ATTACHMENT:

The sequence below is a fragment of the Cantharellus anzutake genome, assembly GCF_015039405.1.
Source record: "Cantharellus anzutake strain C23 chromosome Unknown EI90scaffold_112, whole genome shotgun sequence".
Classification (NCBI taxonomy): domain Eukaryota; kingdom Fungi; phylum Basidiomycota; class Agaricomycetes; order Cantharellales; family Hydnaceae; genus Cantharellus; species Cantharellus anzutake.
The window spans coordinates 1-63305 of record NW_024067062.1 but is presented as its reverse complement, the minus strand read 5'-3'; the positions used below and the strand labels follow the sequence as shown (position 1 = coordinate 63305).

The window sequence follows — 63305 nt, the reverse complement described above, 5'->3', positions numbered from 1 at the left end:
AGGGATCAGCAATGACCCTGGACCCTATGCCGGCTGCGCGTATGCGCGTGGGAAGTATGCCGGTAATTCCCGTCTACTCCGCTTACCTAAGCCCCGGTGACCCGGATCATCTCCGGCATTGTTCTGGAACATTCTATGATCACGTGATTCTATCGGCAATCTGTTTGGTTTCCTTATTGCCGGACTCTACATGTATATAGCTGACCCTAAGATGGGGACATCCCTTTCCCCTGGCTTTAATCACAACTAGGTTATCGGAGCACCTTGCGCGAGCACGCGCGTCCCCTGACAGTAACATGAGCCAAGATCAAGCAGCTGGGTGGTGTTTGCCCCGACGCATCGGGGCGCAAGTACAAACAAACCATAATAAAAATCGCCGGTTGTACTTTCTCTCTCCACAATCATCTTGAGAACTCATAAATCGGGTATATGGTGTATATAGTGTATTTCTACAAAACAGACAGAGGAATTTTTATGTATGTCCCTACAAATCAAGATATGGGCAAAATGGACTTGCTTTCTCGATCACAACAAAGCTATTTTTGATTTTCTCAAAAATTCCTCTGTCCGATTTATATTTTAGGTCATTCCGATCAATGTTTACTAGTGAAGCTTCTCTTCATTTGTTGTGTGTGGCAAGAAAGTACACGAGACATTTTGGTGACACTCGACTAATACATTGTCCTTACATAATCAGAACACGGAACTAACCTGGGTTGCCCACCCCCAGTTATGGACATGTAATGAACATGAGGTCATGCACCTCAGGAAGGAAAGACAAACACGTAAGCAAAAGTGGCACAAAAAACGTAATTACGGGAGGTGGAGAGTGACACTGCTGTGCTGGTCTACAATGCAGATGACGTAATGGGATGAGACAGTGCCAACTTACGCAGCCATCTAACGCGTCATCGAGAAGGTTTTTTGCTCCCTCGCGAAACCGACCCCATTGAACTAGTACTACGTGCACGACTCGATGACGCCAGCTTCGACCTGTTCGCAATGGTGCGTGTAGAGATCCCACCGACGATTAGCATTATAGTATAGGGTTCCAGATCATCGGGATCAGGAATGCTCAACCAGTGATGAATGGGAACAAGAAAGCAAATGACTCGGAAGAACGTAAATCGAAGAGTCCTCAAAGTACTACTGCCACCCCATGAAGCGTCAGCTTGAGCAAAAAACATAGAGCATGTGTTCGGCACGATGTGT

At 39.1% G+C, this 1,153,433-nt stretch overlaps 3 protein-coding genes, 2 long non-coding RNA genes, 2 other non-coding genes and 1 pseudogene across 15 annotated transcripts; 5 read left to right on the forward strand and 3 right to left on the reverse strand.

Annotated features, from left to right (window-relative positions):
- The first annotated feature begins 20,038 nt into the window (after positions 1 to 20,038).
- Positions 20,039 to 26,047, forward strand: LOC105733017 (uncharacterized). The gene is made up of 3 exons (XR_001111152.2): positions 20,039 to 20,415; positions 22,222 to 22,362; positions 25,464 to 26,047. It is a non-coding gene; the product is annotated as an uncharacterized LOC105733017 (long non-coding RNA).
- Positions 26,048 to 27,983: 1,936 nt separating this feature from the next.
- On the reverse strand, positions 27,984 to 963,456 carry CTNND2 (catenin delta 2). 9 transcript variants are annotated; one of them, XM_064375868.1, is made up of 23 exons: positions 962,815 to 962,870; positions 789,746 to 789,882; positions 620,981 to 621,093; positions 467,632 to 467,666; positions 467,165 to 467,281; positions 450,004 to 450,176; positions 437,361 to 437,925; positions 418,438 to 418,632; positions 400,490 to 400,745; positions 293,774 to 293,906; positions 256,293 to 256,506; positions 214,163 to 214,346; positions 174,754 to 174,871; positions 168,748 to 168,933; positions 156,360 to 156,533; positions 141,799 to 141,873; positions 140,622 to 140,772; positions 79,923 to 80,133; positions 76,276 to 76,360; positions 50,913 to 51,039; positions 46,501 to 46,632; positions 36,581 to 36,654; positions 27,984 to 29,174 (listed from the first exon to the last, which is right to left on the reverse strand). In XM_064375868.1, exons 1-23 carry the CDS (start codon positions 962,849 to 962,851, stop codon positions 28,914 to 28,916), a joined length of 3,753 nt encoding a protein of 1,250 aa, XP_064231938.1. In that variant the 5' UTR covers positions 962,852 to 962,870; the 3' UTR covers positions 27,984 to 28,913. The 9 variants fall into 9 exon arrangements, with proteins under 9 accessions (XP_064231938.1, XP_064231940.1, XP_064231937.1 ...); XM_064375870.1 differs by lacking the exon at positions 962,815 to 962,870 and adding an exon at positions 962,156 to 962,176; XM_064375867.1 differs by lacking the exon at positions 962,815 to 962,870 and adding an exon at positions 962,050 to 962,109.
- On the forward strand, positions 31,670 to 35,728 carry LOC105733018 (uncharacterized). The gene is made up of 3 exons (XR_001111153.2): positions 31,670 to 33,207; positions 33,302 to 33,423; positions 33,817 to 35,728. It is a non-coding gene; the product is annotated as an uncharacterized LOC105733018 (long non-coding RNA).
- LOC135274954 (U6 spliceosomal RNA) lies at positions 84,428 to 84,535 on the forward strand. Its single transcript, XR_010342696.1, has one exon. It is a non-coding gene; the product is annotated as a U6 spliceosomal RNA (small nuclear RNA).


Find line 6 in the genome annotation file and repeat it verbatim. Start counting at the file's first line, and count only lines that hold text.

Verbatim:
AGGGATCAGCAATGACCCTGGACCCTATGCCGGCTGCGCGTATGCGCGTGGGAAGTATGCCGGTAATTCCCGTCTACTCCGCTTACCTAAGCCCCGGTGACCCGGATCATCTCCGGCATTGTTCTGGAACATTCTATGATCACGTGATTCTATCGGCAATCTGTTTGGTTTCCTTATTGCCGGACTCTACATGTATATAGCTGACCCTAAGATGGGGACATCCCTTTCCCCTGGCTTTAATCACAACTAGGTTATCGGAGCACCTTGCGCGAGCACGCGCGTCCCCTGACAGTAACATGAGCCAAGATCAAGCAGCTGGGTGGTGTTTGCCCCGACGCATCGGGGCGCAAGTACAAACAAACCATAATAAAAATCGCCGGTTGTACTTTCTCTCTCCACAATCATCTTGAGAACTCATAAATCGGGTATATGGTGTATATAGTGTATTTCTACAAAACAGACAGAGGAATTTTTATGTATGTCCCTACAAATCAAGATATGGGCAAAATGGACTTGCTTTCTCGATCACAACAAAGCTATTTTTGATTTTCTCAAAAATTCCTCTGTCCGATTTATATTTTAGGTCATTCCGATCAATGTTTACTAGTGAAGCTTCTCTTCATTTGTTGTGTGTGGCAAGAAAGTACACGAGACATTTTGGTGACACTCGACTAATACATTGTCCTTACATAATCAGAACACGGAACTAACCTGGGTTGCCCACCCCCAGTTATGGACATGTAATGAACATGAGGTCATGCACCTCAGGAAGGAAAGACAAACACGTAAGCAAAAGTGGCACAAAAAACGTAATTACGGGAGGTGGAGAGTGACACTGCTGTGCTGGTCTACAATGCAGATGACGTAATGGGATGAGACAGTGCCAACTTACGCAGCCATCTAACGCGTCATCGAGAAGGTTTTTTGCTCCCTCGCGAAACCGACCCCATTGAACTAGTACTACGTGCACGACTCGATGACGCCAGCTTCGACCTGTTCGCAATGGTGCGTGTAGAGATCCCACCGACGATTAGCATTATAGTATAGGGTTCCAGATCATCGGGATCAGGAATGCTCAACCAGTGATGAATGGGAACAAGAAAGCAAATGACTCGGAAGAACGTAAATCGAAGAGTCCTCAAAGTACTACTGCCACCCCATGAAGCGTCAGCTTGAGCAAAAAACATAGAGCATGTGTTCGGCACGATGTGT